, entitled The Fear of Religion, was much more along the lines of philosophical analysis.)
The New Atheists don't engage with your notion of God, and so they're wrongheaded, in your view. If this view is so wrongheaded, why are you not equally vituperative towards those religious believers who believe in the "wrong" sort of God? — Arkady
Partially because they're inclined to be beyond argument, and partially because you're a lot less likely to encounter them on philosophy forums. But people who really do believe in biblical creationism are so immune to reason, that it is clearly pointless to argue with them. They argue with or about the fossil evidence. //ps// Although I've also come to the view that to argue against
religion on the basis of fossil evidence, is a type of fundamentalism.//
and cosmological and teleological arguments for God's existence (yes, existence) abound today. — Arkady
I am well aware of that. But at issue is a very difficult question of ontology
- what does it mean to say that 'God exists'? As the Tillich quote above indicates, the very term 'existence' implies 'separated, standing apart'. There's another great column I quote from time to time by Bishop Pierre Whalon, God does not Exist
, which has a similar perspective - that 'what exists' is of a different order to the source of existence. (Whalon's article is very much in keeping with Platonic Christianity, which in turn is very much at odds with general Protestant philosophy of religion, in my view.)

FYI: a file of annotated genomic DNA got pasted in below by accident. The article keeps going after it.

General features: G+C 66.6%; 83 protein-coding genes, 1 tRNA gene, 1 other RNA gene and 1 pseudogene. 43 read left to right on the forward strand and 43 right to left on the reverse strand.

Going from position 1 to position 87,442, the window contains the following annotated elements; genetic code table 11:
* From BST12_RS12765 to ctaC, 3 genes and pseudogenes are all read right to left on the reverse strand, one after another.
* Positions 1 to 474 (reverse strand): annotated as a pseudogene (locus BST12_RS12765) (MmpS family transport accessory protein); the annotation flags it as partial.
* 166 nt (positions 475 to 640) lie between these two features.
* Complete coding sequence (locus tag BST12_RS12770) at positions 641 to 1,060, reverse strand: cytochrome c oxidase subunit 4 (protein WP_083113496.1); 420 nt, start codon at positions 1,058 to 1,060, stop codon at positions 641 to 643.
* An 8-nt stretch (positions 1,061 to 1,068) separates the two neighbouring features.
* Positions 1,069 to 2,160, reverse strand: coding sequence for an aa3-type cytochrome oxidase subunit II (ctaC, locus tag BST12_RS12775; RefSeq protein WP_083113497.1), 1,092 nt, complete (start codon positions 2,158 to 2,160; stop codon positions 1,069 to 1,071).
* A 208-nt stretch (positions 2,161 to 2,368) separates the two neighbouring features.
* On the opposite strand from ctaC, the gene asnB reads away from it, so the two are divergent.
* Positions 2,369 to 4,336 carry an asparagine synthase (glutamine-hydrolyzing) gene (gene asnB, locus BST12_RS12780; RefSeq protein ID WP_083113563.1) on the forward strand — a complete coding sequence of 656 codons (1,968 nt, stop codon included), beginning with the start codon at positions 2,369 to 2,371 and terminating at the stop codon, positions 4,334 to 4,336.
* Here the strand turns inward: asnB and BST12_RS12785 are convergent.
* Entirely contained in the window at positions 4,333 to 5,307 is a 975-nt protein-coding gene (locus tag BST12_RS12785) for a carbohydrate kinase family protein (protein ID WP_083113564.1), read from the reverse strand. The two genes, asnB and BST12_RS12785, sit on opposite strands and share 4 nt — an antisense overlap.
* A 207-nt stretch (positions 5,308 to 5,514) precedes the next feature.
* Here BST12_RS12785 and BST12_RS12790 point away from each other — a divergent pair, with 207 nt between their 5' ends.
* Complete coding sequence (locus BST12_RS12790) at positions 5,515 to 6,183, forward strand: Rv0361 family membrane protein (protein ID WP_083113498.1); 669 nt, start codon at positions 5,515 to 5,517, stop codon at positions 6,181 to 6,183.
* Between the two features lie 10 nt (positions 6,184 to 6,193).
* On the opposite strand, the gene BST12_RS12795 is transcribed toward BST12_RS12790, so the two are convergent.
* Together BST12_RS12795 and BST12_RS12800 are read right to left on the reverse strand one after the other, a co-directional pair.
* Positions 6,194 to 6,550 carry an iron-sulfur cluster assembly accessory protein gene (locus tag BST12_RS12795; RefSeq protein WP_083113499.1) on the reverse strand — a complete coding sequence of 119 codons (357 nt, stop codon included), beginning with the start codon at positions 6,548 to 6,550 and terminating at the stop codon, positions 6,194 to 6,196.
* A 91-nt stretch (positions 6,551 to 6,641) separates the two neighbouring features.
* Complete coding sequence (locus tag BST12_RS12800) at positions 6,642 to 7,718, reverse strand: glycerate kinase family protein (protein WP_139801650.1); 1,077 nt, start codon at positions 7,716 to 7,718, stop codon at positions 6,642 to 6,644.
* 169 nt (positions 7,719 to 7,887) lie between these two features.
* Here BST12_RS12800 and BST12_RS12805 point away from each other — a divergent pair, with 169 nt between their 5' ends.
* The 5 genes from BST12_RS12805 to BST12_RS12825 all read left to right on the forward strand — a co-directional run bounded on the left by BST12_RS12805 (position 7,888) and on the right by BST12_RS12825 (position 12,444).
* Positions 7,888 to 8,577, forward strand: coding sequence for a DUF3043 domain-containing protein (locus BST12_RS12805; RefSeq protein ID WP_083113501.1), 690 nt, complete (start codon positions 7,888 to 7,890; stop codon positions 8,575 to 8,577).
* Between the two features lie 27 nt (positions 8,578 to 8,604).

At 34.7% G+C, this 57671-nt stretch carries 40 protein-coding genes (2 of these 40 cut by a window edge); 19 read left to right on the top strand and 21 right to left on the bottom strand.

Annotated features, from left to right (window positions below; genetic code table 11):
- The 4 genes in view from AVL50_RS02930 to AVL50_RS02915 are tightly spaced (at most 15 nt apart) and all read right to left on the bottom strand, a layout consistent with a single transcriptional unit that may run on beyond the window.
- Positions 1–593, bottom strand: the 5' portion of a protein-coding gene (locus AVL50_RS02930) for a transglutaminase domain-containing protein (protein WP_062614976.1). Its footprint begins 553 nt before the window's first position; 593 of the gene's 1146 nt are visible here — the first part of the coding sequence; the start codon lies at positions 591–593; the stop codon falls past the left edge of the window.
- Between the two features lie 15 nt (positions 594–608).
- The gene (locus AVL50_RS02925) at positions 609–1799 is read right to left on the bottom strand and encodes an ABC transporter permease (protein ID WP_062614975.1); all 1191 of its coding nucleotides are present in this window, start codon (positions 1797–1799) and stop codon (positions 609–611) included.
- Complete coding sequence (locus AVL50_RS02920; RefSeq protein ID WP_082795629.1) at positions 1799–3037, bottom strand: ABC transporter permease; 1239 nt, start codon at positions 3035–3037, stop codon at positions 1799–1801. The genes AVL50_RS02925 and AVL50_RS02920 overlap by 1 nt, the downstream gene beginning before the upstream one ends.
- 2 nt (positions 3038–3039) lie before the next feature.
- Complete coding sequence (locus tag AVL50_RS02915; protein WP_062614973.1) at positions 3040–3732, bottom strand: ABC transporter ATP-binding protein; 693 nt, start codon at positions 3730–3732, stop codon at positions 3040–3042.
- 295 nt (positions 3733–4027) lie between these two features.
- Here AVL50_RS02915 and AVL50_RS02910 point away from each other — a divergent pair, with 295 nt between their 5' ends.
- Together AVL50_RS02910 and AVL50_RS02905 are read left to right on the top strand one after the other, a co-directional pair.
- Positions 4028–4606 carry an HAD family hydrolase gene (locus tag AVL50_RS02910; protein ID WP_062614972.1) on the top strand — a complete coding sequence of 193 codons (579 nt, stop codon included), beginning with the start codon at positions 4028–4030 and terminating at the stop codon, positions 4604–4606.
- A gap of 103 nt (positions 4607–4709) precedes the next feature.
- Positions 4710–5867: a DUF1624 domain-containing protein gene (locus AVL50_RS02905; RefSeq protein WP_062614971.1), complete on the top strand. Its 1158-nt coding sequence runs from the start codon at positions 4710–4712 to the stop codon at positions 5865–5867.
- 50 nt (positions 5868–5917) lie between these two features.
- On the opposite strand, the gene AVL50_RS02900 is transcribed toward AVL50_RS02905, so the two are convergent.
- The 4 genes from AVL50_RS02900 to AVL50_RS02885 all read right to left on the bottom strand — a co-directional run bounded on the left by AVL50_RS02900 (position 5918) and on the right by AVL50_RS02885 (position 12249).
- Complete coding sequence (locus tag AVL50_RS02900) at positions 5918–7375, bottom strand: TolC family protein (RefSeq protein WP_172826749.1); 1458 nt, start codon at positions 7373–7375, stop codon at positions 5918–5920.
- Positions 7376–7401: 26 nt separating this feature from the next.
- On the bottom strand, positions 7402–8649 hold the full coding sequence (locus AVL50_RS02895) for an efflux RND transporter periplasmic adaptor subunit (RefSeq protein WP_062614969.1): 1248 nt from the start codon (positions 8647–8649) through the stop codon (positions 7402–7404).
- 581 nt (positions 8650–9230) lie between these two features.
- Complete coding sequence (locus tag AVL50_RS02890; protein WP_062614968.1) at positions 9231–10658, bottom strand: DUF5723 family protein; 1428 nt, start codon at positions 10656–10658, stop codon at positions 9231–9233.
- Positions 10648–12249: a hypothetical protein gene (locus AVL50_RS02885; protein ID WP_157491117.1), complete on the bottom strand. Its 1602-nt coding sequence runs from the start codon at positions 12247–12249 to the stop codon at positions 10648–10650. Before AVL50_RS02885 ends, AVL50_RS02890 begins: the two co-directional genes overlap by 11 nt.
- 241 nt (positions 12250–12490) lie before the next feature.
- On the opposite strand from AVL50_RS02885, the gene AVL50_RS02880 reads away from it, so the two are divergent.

This type of 'hierarchical understanding' used to be represented in the Great Chain of Being, versions of which are found in many different cultures. It differentiates between the mineral, animal, human, angelic and divine realms, which all exist on different levels or 'modes':
The Great Chain of Being - traditional woodcut.
In early theology, this differentiation of levels was articulated by John Scotus Eirugena. Very hard to present summarily, but a key point is as follows (from the SEP entry)
Eriugena proceeds to list ‘five ways of interpreting’ (quinque modi interpretationis) the manner in which things may be said to be or not to be (Periphyseon, I.443c-446a). According to the first mode, things accessible to the senses and the intellect are said to be, whereas anything which, ‘through the excellence of its nature’ (per excellentiam suae naturae), transcends our faculties are said not to be. According to this classification, God, because of his transcendence is said not to be. He is ‘nothingness through excellence’ (nihil per excellentiam).
The second mode of being and non-being is seen in the ‘orders and differences of created natures’ (I.444a), whereby, if one level of nature is said to be, those orders above or below it are said not to be:
For an affirmation concerning the lower (order) is a negation concerning the higher, and so too a negation concerning the lower (order) is an affirmation concerning the higher. (Periphyseon, I.444a). According to this mode, the affirmation of man is the negation of angel and vice versa (affirmatio enim hominis negatio est angeli, negatio vero hominis affirmatio est angeli, I.444b).
In subsequent centuries, this hierarchical ontology became progressively 'flattened', until we arrive at modern philosophy, when it was decided that only the material layer exists (which is scientific materialism). So Dawkins, et al, can only conceive of that level or mode of being, and then says 'it is ridiculous to believe that there is a God' - which it is, if that is your understanding of the nature of reality. You can fire up the LHC, or the Hubble, and he's not 'out there somewhere' or 'in there anywhere'. In the sense in which Dawkins, et al, understand the meaning of 'existence', then indeed, God does not exist.